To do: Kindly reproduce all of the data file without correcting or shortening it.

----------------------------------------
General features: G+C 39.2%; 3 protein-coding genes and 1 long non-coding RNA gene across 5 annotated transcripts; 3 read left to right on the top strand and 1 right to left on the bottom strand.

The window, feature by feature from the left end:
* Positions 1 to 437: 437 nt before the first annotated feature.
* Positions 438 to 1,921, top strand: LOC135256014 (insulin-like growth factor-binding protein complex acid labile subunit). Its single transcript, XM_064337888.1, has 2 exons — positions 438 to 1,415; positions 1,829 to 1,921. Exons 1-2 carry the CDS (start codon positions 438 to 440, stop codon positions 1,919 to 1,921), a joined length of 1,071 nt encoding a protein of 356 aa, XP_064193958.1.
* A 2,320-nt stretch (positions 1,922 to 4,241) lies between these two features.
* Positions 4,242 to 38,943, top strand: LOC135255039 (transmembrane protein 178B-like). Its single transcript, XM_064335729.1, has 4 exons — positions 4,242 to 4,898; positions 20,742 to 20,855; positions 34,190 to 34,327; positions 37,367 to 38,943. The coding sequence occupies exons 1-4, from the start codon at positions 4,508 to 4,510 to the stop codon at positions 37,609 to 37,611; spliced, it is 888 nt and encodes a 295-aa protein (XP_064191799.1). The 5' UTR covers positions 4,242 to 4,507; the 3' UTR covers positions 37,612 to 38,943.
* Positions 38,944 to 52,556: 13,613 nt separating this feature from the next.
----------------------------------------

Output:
General features: G+C 39.2%; 3 protein-coding genes and 1 long non-coding RNA gene across 5 annotated transcripts; 3 read left to right on the top strand and 1 right to left on the bottom strand.

The window, feature by feature from the left end:
* Positions 1 to 437: 437 nt before the first annotated feature.
* Positions 438 to 1,921, top strand: LOC135256014 (insulin-like growth factor-binding protein complex acid labile subunit). Its single transcript, XM_064337888.1, has 2 exons — positions 438 to 1,415; positions 1,829 to 1,921. Exons 1-2 carry the CDS (start codon positions 438 to 440, stop codon positions 1,919 to 1,921), a joined length of 1,071 nt encoding a protein of 356 aa, XP_064193958.1.
* A 2,320-nt stretch (positions 1,922 to 4,241) lies between these two features.
* Positions 4,242 to 38,943, top strand: LOC135255039 (transmembrane protein 178B-like). Its single transcript, XM_064335729.1, has 4 exons — positions 4,242 to 4,898; positions 20,742 to 20,855; positions 34,190 to 34,327; positions 37,367 to 38,943. The coding sequence occupies exons 1-4, from the start codon at positions 4,508 to 4,510 to the stop codon at positions 37,609 to 37,611; spliced, it is 888 nt and encodes a 295-aa protein (XP_064191799.1). The 5' UTR covers positions 4,242 to 4,507; the 3' UTR covers positions 37,612 to 38,943.
* Positions 38,944 to 52,556: 13,613 nt separating this feature from the next.